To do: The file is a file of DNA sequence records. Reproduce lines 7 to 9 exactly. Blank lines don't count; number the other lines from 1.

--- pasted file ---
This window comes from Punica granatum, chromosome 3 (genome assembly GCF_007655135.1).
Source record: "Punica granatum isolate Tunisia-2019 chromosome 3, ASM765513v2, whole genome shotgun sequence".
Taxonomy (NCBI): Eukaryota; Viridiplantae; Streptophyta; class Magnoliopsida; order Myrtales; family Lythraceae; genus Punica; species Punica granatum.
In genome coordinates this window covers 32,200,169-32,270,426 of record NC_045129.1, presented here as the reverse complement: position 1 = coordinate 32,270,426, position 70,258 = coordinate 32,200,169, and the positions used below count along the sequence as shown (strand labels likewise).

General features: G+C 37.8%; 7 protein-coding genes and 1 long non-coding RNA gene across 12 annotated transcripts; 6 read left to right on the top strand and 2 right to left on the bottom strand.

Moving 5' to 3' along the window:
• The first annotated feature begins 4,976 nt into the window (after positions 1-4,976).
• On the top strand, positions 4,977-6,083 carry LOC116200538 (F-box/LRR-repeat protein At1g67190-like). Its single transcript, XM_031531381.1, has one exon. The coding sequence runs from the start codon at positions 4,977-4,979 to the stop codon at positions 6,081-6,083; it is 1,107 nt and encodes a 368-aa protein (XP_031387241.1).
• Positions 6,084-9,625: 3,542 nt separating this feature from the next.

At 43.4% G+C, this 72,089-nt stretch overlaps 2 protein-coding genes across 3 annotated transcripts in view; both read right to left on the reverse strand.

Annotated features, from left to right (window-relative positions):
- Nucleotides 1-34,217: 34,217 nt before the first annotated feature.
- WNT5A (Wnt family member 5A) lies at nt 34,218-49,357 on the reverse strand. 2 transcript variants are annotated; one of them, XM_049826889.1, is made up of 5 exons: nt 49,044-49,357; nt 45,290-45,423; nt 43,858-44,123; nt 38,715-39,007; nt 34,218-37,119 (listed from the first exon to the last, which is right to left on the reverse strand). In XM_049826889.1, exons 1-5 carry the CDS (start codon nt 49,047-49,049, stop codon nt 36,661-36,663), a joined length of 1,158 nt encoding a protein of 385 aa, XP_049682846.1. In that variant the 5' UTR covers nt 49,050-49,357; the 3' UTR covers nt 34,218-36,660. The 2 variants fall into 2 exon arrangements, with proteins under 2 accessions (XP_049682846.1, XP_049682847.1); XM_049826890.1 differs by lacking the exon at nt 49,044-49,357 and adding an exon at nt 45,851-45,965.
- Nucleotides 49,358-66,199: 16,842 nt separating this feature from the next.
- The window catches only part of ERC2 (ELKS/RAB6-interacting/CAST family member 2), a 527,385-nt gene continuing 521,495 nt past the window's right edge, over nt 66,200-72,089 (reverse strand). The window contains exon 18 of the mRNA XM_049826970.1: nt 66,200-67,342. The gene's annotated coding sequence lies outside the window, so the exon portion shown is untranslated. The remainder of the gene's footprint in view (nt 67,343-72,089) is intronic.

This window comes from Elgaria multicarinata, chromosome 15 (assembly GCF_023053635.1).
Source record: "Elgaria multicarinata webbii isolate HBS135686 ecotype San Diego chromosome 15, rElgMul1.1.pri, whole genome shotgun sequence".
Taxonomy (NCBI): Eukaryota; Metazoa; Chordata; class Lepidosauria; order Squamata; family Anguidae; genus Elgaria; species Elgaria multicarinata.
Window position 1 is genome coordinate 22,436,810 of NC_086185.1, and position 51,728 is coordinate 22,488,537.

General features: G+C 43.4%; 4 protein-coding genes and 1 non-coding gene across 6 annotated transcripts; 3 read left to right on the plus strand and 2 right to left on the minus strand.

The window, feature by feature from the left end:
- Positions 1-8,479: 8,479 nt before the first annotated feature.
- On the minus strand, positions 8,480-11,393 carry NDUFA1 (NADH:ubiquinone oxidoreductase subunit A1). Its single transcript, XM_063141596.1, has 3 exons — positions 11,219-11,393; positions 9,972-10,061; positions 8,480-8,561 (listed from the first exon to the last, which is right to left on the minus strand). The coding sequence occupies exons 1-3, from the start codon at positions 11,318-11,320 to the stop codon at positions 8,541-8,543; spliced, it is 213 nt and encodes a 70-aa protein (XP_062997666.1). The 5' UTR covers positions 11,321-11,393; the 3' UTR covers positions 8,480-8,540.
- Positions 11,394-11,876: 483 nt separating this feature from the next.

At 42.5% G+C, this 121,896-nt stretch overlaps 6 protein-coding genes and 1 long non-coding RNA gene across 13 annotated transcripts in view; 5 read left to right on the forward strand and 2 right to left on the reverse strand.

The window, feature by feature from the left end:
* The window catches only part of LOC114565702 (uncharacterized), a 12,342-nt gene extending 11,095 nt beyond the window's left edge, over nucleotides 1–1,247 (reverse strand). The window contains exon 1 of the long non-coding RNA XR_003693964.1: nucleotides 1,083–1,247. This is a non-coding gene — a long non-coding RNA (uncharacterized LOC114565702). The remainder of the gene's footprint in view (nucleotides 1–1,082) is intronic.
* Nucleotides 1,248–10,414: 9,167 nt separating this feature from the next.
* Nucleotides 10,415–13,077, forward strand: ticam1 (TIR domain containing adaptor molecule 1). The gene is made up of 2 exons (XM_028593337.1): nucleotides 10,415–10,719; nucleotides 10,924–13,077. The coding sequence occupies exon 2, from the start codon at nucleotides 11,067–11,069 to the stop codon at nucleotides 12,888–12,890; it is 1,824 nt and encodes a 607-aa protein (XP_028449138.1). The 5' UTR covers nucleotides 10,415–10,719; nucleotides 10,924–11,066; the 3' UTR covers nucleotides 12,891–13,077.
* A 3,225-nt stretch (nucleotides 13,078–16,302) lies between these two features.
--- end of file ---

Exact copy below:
• The first annotated feature begins 4,976 nt into the window (after positions 1-4,976).
• On the top strand, positions 4,977-6,083 carry LOC116200538 (F-box/LRR-repeat protein At1g67190-like). Its single transcript, XM_031531381.1, has one exon. The coding sequence runs from the start codon at positions 4,977-4,979 to the stop codon at positions 6,081-6,083; it is 1,107 nt and encodes a 368-aa protein (XP_031387241.1).
• Positions 6,084-9,625: 3,542 nt separating this feature from the next.